In-depth: Love in the time of HIV/AIDS

SWAZILAND: Hannie Dlamini: "You need to trust your loved ones"

Photo: James Hall/IRIN
I still earn my living as a builder - but I have to go and find out things.
Manzini, 19 May 2008 (PlusNews) - Hannie Thulasiwe Dlamini is approaching 40 years of age, a feat most people in Swaziland considered impossible when he became the first person in the country to publicly declare his HIV-positive status in 1995.

"By profession I am a builder. I graduated from school in 1990 and started working in 1991. I was sick, I couldn’t get better. I went to see a doctor and the doctor informed me I must do a test. He told me it was for HIV.

"I had heard about AIDS, but did not think this was my problem - nobody ever said they were HIV positive; it had never happened. The health ministry said there was AIDS in Swaziland, but where were the people with AIDS? In the hospital posters there were these thin people, but they were foreigners, they were not Swazis. Nobody knew anything about AIDS.

"I went to get the test because the doctor was pushing me to take it. It came back that I was positive for HIV. That was June 1991. I was quiet about my status for some time - I refused to believe I was HIV positive. I got married in 1992, and I was still quiet. I didn’t tell my fiancé.

"All this time there was a woman at The AIDS Support Centre in Manzini [Swaziland's commercial hub]. She was writing me letters all the time, asking me to come in for counselling. I refused, but she kept writing.

"Finally, in 1993 I went to see her. There was a meeting with other people who were HIV positive; there were eight of us. We formed a group called Swaziland AIDS Support Organisation (SASO). No one had done this; there was no place for HIV-positive people to turn for information and understanding.

"It was then I got the courage to tell my wife. I declared to her in 1994. There was such a stigma to HIV that her parents insisted she leave me and come home, but she refused. She told my in-laws that she loved me as I am.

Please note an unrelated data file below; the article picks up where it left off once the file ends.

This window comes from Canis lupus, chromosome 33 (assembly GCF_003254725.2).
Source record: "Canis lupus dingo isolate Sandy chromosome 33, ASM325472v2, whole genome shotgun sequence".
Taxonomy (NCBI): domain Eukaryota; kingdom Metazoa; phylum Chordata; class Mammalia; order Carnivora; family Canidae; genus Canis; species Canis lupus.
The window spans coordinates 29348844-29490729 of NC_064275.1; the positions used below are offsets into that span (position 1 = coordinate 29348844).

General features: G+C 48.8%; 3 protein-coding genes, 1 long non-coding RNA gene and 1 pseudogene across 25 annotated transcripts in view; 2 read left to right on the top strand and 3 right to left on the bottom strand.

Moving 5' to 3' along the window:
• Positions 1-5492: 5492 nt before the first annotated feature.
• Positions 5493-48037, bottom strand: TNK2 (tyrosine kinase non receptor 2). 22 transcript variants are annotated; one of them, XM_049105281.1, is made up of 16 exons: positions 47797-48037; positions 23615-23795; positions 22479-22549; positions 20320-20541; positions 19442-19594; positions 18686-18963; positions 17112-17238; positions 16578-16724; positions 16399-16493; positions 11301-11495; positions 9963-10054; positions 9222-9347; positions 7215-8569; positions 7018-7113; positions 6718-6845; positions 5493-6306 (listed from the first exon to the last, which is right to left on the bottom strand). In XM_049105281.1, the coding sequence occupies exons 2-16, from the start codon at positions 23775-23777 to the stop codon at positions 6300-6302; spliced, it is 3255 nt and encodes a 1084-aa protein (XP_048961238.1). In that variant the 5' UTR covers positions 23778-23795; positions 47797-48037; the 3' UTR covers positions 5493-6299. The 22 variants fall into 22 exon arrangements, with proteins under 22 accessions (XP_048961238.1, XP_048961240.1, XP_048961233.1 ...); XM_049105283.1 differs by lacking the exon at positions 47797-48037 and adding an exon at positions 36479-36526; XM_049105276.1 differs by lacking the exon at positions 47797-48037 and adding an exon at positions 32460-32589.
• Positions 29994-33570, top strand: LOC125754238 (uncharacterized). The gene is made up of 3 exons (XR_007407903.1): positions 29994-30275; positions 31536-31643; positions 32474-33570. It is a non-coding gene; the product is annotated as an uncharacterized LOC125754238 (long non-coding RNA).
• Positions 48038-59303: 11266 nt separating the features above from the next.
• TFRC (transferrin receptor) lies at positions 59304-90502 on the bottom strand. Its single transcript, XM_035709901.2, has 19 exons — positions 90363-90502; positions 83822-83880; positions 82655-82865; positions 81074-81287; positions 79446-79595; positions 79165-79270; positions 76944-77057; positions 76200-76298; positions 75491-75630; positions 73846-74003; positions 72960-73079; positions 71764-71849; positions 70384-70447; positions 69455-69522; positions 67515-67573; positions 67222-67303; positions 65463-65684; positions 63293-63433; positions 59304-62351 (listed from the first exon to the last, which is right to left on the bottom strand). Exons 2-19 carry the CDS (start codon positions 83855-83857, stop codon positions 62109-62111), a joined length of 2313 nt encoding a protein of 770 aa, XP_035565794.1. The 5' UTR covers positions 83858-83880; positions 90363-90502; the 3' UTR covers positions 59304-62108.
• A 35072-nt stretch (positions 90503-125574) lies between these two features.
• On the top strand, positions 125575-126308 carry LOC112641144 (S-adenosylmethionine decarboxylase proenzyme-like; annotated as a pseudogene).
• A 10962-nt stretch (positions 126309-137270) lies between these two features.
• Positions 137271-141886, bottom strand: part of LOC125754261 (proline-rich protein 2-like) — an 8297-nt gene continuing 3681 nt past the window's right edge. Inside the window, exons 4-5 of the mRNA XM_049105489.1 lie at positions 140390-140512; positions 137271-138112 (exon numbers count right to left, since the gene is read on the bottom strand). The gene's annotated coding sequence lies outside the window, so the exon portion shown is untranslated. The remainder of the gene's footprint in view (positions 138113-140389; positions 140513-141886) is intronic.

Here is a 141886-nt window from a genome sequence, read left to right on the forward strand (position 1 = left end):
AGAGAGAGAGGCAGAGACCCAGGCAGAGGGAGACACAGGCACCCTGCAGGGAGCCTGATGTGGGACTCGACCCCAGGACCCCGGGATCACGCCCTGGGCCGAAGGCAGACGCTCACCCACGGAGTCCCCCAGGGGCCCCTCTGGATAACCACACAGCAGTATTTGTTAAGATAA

"Because of SASO I was invited to a meeting in Cape Town. The UN was bringing together HIV-positive people, and I heard how important it was for a country to have its people declare their HIV status. I told the world, and I came back from Cape Town a changed person.

"SASO spread all over the country and gave birth to many organisations that do support work in Swaziland. I put my effort every day into SASO. But it was very hard; I was stigmatised by my family because of my status.

"Today it is still very hard for HIV-positive people, even those working for the health department don’t declare [their status] because of the stigma attached. We can see people who have a problem with HIV; they are not well. They may be educated, but still they don’t come out so it is hard to get them help.

"The way I see it, people like me and some other people need to come together and find a way to reach out to people. Because I am HIV-positive, I know what it means, and what people like me need. I can see faults in the health system, I visit the clinics. I am not paid to do this - I still earn my living as a builder - but I have to go and find out things.

"I find the clinics don’t have up-to-date information. What they know and tell people is insufficient. There are ways to take ARVs that are important, but these ways are not always known by the counsellors. They have general information, but people’s questions can be specific.

"My wife is a changed woman. To me, she is a different person from the woman I married - she is an AIDS activist. We work side by side. She is the founder of Manzini’s AIDS clinic; we work in offices close by. All of this is because she wanted to stand by her man.

"I think you need to trust your loved ones. People don’t get tested for HIV because they fear what others will say and do. But if you give your loved ones a chance, you will be surprised by their courage and their love for you."

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